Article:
The City of Los Angeles operates 14 centers, which are referred to as YouthSource Centers, that serve as hubs for youth workforce development programs. As part of this new program to support mental health, each center will recruit 3 to 5 young people ages 18-24 to participate in a peer youth support certification program. Program participants will be paid $16.75 per hour to complete 300 hours of certification training. The participants will spend about one-third of these hours taking the county’s Department of Mental Health peer support certification curriculum. They will also be required to spend 200 practicum hours providing mental health support—including assistance navigating the mental health system, referral to services, and other supports as needed—to other young people who are accessing youth workforce services through the center.
Upon completion of the program, certified youth peer specialists will be eligible for hire as Medicaid-reimbursable providers through the county’s Department of Mental Health. The partnership between the youth workforce system and the county-level mental health system in LA County demonstrates an expansion of mental health care for opportunity youth enrolled in workforce development programs while also building career opportunities for young people who want to provide much-needed support to their peers.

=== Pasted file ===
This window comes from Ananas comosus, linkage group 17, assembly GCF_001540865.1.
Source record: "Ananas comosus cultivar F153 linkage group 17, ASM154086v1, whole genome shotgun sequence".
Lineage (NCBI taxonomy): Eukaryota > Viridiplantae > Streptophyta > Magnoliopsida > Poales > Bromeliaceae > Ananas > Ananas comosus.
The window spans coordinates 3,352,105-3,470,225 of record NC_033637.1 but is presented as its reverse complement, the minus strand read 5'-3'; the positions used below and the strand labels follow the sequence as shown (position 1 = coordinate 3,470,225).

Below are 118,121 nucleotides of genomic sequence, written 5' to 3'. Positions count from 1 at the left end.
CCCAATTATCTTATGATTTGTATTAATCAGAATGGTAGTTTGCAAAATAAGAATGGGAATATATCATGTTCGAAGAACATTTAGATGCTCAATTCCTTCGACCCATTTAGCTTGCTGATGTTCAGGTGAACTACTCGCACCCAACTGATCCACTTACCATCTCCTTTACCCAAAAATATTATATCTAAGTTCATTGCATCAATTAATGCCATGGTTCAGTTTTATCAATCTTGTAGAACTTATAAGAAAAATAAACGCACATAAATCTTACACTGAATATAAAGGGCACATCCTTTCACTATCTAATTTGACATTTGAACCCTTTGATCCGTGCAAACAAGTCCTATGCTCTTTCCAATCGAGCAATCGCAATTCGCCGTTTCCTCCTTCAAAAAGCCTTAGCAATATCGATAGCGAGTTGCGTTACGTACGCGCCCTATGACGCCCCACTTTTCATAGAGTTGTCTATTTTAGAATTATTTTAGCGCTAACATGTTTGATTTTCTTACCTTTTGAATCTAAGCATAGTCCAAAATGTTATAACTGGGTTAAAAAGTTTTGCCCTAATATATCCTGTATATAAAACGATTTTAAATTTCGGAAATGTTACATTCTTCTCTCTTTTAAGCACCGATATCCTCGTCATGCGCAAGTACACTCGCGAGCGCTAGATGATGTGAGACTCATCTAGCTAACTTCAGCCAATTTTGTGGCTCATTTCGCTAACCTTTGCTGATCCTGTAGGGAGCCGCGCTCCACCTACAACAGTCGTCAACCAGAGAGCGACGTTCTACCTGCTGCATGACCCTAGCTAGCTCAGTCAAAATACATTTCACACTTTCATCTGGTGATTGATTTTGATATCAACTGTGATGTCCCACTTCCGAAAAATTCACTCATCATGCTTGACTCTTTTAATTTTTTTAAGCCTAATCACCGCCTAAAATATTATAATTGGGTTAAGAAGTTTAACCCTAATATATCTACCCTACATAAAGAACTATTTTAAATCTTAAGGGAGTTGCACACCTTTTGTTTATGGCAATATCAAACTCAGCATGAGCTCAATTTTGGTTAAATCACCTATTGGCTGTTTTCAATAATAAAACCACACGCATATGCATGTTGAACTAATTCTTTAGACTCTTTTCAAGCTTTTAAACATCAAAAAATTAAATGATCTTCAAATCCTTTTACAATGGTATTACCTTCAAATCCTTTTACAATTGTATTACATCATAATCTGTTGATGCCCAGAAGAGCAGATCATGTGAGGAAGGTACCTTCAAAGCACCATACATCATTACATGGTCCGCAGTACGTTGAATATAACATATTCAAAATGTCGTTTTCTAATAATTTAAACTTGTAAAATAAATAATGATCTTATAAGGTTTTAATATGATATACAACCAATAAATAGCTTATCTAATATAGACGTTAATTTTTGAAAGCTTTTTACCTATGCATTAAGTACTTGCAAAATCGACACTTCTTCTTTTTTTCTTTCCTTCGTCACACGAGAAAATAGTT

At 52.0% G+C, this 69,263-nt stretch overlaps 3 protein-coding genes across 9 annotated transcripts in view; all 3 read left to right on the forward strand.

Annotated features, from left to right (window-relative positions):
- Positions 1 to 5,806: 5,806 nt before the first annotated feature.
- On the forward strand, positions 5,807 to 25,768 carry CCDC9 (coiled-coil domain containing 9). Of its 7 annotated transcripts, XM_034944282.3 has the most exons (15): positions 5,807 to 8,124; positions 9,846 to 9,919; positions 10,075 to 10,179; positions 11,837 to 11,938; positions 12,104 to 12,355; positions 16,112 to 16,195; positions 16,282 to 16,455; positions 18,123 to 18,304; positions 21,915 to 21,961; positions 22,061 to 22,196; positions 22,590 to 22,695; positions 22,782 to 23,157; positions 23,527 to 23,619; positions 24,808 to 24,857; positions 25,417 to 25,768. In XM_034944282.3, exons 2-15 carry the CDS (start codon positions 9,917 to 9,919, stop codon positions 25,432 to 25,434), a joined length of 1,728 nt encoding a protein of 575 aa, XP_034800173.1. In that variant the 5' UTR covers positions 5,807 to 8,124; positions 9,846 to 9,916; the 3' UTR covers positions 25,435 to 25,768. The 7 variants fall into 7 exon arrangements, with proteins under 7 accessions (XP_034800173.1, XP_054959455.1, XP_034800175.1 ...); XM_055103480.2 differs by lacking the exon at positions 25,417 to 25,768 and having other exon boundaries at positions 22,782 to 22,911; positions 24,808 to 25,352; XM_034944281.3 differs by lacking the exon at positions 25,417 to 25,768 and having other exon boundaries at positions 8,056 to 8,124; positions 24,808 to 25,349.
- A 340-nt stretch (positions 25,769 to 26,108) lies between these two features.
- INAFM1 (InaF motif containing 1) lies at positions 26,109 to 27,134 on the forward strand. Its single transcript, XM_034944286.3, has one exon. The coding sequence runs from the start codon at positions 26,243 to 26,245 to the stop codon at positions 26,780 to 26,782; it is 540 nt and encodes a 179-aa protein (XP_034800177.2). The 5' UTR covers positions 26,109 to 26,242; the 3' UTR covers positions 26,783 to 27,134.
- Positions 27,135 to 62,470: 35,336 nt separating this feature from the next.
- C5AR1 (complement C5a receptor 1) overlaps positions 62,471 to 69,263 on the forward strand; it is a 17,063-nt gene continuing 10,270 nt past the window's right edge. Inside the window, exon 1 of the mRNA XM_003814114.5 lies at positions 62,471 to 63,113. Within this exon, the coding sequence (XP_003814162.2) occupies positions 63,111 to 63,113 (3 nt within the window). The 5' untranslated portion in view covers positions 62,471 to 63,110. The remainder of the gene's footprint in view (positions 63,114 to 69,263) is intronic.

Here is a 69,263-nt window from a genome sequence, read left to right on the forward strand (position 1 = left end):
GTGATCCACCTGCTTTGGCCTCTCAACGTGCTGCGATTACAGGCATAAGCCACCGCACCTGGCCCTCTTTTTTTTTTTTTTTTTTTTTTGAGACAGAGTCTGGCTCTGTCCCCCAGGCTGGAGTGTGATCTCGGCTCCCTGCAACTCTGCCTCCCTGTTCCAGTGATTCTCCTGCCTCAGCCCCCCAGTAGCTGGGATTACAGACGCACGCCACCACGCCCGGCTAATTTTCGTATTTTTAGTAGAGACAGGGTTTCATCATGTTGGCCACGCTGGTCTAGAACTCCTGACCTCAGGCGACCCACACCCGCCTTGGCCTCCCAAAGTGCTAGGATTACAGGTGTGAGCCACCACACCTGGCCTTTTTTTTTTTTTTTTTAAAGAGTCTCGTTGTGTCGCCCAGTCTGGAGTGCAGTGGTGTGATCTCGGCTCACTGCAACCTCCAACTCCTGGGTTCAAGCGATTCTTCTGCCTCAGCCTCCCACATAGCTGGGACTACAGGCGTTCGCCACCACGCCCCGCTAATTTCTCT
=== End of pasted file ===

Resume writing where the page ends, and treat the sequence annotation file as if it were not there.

This project also fits into broader efforts to reimagine mental health access for young people in California by democratizing mental health and shifting agency and power. This shift involves changing who can provide services, where they can provide them, and how much they get paid to provide them. In addition to the peer support project, California is building out several new Medicaid-reimbursable career pathways including community health workers, doulas, wellness coaches, and a $10 million pilot program to build momentum for high-school-age peer support providers. These strategies increase both the number of providers and the likelihood that young people can access care in their communities from true peers who share culture, context, and experience.